Brazilian Jiu Jitsu – All You Need To Know
Brazilian Jiu-Jitsu is a sort of martial art which teaches different types of techniques to defend yourself. Many believe that this form of martial art is similar to Japanese JuJutsu. This form of Brazilian martial art works perfectly for small heightened people to defend themselves from any attack. Gracie Family is known as the founder of Brazilian Jiu-Jitsu martial art system.
Brazilian Jiu-Jitsu, Judo and Japanese Jiu-Jitsu, though, of course, in many aspects are conventional and related to each other. Jiu Jitsu, one of the elite member of powerful self-defence systems of human society, has been designed with the idea of mutual benefit. At the moment, however, BJJ techniques, of course, can be applied in real battle conditions, the majority of schools are including it as a sport. Judo and Brazilian Jiu Jitsu follows almost similar rules when it comes to any competition. In real life situations, Judo looks limited with techniques of defence, but BJJ works terrific in street fights.
Brazilian Jiu-Jitsu’s overall fighting strategies are for protection against larger and stronger attackers with an effective method for physically smaller and vulnerable person. BJJ is also the most advanced methods of saving yourself, while enemy attacks from back (the position of weak men often find themselves in an attack). Carlos and Helio Gracie, Brazilian Jiu Jitsu founders and grandmasters still practice various techniques and teach their students.
Brazilian Jiu-Jitsu History & Gracie Family
In Japan, Samurai’s days came to an end when the swords got switched by modern weapons, and innovation took place in martial arts systems which gave birth to Karate, Judo and JuJutsu. But, comparing with other martial art techniques, JuJutsu could not evolve completely. This created a big confusion in the international community of martial arts, and Bruce Lee later called it “classical mess.” Bruce Lee was a student of Grandmaster YIP Man and always practised Wing Chun and Judo. He was strictly against of confusing techniques of new martial arts systems. He criticised many Shaolin schools for not focusing on involution of new practices.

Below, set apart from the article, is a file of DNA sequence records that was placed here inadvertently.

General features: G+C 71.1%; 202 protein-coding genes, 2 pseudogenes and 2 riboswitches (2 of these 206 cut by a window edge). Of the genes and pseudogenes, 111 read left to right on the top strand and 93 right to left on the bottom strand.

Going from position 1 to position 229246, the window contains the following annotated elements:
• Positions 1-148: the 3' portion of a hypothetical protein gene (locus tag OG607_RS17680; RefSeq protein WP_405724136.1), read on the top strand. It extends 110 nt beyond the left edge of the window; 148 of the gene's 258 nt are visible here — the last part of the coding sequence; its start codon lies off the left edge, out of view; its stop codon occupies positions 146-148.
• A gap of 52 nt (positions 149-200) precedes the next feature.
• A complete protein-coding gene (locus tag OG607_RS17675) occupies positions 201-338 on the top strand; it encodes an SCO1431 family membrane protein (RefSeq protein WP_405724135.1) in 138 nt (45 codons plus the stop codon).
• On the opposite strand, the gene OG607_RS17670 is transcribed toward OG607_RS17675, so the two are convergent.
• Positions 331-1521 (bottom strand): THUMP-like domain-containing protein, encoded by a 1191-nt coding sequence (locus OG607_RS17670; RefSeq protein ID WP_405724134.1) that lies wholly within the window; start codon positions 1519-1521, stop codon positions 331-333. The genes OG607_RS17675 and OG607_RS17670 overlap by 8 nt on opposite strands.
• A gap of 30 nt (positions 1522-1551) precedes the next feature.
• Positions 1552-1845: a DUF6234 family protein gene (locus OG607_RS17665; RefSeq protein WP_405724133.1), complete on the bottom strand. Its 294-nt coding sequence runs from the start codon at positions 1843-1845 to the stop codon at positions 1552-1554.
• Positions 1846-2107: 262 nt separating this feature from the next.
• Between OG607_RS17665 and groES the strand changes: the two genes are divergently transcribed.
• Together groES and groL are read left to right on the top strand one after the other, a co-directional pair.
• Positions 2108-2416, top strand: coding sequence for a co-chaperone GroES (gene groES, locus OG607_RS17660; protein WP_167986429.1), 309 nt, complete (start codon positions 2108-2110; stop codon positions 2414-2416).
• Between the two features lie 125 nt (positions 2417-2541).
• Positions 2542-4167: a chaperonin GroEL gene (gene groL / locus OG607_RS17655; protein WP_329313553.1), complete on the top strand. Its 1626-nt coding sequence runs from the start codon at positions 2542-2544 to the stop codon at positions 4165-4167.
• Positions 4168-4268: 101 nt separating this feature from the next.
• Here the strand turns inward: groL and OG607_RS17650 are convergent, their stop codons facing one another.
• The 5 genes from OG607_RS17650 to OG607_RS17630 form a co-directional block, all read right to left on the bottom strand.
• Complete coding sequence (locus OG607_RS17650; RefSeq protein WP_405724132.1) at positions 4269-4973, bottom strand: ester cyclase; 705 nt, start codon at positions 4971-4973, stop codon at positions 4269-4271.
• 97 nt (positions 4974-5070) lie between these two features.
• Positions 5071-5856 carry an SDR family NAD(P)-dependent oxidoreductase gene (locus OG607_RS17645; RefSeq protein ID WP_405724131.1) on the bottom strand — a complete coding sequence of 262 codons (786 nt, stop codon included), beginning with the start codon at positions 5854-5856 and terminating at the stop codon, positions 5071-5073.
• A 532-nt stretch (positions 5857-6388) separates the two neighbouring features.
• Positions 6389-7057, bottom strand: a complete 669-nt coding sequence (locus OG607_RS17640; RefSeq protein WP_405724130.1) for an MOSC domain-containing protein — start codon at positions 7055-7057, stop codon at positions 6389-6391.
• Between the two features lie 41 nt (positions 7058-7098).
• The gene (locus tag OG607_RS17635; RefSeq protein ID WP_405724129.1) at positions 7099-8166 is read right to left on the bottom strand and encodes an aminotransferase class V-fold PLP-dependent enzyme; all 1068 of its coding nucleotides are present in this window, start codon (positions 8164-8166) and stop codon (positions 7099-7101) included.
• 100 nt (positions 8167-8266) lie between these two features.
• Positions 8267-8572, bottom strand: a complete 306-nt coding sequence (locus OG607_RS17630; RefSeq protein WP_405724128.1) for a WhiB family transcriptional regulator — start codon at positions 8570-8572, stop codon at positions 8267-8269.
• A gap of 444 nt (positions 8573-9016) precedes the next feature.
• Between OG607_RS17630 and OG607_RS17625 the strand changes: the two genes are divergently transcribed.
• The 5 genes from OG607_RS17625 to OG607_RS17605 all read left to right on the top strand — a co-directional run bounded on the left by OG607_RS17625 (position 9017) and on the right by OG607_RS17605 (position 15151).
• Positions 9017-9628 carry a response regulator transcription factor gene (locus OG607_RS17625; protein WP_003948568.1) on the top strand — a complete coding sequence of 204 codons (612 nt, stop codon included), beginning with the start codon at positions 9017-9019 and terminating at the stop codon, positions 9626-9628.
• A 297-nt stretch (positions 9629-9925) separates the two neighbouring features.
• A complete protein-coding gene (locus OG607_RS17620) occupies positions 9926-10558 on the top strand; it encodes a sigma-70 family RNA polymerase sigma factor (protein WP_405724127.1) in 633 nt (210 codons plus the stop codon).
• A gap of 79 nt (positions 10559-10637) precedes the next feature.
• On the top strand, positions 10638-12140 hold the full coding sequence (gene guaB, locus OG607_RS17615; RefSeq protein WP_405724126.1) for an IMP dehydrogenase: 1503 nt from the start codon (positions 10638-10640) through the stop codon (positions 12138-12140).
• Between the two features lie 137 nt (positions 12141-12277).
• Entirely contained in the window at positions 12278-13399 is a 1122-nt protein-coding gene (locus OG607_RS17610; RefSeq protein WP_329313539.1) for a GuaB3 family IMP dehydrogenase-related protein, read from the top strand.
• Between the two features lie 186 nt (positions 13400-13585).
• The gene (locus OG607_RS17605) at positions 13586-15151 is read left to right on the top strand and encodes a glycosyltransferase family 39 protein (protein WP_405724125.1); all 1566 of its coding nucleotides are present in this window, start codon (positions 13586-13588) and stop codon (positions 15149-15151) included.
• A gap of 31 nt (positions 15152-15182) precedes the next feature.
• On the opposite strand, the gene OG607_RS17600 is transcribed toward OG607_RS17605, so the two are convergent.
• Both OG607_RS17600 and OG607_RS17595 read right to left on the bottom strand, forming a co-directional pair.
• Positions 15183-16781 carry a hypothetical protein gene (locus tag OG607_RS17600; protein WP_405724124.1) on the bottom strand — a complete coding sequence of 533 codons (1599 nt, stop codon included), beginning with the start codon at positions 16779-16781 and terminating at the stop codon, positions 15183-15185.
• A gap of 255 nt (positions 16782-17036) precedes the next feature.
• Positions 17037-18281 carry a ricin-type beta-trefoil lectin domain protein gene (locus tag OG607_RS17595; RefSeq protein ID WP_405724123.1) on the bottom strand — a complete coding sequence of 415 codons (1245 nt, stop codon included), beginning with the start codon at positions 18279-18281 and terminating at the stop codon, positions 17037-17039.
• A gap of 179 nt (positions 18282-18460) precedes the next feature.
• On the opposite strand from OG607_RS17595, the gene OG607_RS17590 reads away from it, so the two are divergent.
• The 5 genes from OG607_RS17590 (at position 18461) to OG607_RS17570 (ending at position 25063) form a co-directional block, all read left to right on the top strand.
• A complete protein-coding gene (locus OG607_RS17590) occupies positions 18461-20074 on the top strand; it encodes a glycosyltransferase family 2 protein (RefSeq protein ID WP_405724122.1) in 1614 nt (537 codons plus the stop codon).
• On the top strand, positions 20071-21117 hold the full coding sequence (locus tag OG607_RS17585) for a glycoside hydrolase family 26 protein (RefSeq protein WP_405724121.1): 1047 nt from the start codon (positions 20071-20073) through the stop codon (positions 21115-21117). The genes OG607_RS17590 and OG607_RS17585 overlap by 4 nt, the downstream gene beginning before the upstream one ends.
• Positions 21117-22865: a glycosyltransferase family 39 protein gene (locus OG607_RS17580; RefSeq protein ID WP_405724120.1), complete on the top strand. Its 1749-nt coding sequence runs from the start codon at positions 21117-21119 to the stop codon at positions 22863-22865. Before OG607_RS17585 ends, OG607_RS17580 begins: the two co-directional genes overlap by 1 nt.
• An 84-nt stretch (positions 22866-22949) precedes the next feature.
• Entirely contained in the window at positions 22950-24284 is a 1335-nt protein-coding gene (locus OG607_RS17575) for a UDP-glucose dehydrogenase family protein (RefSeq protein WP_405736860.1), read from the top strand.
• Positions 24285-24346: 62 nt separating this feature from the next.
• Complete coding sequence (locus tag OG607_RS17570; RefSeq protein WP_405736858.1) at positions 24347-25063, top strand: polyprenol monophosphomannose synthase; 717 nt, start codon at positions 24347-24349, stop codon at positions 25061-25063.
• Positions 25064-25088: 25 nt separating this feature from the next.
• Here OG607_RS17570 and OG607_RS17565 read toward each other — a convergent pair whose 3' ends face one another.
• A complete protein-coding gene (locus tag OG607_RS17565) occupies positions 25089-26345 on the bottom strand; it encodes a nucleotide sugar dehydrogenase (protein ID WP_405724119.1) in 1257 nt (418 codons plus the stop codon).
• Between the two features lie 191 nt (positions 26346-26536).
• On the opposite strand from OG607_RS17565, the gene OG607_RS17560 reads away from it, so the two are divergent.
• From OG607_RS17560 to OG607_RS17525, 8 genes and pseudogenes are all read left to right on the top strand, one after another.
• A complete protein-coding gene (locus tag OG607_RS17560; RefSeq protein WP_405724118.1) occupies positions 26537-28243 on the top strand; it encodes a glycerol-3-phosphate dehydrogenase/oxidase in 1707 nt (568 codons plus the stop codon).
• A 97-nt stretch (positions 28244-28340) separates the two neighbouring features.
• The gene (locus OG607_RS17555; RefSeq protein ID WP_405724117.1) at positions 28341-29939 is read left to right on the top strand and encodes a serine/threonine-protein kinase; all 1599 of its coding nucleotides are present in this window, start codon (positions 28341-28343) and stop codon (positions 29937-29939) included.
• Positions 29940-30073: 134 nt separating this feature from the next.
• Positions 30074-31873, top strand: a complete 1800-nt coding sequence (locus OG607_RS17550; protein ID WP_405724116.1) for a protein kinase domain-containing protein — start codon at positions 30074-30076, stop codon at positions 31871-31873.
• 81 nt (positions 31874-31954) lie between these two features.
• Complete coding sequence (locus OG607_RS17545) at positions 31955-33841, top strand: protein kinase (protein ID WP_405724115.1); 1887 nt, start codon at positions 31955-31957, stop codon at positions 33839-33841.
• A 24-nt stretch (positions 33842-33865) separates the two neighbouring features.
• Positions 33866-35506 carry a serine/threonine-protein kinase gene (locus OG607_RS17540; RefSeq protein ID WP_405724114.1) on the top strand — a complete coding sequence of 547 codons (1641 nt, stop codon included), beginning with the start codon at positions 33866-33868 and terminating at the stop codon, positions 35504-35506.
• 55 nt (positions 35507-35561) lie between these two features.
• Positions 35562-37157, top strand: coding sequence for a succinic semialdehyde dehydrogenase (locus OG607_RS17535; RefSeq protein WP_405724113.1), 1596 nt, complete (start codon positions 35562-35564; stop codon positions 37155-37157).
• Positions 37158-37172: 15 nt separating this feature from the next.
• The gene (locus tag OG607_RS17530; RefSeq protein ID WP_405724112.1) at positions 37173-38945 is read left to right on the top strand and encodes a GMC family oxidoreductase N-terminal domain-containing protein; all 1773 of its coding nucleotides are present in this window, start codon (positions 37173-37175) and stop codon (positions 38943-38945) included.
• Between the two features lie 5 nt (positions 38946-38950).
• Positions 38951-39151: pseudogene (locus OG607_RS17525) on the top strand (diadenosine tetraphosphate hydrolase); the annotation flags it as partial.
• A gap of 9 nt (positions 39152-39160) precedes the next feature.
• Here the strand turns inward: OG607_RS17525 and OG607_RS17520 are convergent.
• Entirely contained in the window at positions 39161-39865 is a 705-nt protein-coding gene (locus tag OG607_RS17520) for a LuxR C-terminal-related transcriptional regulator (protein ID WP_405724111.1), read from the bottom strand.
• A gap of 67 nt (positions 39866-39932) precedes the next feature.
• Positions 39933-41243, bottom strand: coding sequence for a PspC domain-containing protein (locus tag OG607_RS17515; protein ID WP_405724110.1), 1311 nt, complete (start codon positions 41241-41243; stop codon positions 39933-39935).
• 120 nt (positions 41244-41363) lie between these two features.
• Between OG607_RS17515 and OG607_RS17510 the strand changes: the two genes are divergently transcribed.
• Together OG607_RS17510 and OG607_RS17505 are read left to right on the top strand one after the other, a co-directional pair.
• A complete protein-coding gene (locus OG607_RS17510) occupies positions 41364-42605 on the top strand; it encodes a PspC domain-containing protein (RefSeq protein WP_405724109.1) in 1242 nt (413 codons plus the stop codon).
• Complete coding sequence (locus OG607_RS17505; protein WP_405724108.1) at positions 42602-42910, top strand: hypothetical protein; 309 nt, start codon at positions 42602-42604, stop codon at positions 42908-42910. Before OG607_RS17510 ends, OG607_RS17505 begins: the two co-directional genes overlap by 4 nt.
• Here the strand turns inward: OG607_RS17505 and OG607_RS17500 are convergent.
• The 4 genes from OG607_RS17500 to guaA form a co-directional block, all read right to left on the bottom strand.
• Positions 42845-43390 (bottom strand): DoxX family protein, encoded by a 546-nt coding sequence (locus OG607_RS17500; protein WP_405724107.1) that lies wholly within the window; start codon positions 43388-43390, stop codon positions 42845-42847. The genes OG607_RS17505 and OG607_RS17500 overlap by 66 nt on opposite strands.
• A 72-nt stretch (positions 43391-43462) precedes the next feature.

Gracie Family introduced Brazilian Jiu Jitsu to the great community of martial arts. Esai Maeda (A great Judo Master), born in 1878 (Japan), introduced Gracie family with Jiu Jitsu 1914 in Brazil. Maeda was a student of Kano and was also called Conde Koma. He was a champion of Jiu-Jitsu in Kodokan (Japan).
In 1914, Japanese Immigration introduced a concept of “Japanese Immigration Colony” in Brazil, and Esai Maeda was given the opportunity to relocate there. In Para (Northern State of Brazil), he met a businessman called Gastao Gracie, who helped him set up his Jiu Jitsu coaching there. In an honest reply of help, Maeda taught Brazilian Jiu-Jitsu to Carlos Gracie (Son of Gastao Gracie) for some years. Carlos gained knowledge of BJJ and Judo, and with the time he taught his all the brothers.
Gastão and Catalina Gracie had eight children (three girls) together, and their youngest son was Helio Gracie. Helio was suffering from an unknown illness (unable to walk much, fainting spells).
He moved to Rio de Janeiro, at the young age of 14, to live with his older brothers. Helio couldn’t practice any moves because of doctor’s advice and he only watched numerous students getting taught by his older brother. But, Helio memorised all the techniques taught by his brother ‘Carlos’ to his students.
One day, Carlos couldn’t reach his class on time, and Helio offered students to learn from him. Students got surprised from his offer and fortunately said yes. After class had got over, Carlos entered the classroom and apologised for the delay. But, a student said, we enjoyed the class with Helio a lot, and we look forward to learning from once again. Carlos got agreed with student’s demand, and offered Helio “Instructor’s Position”.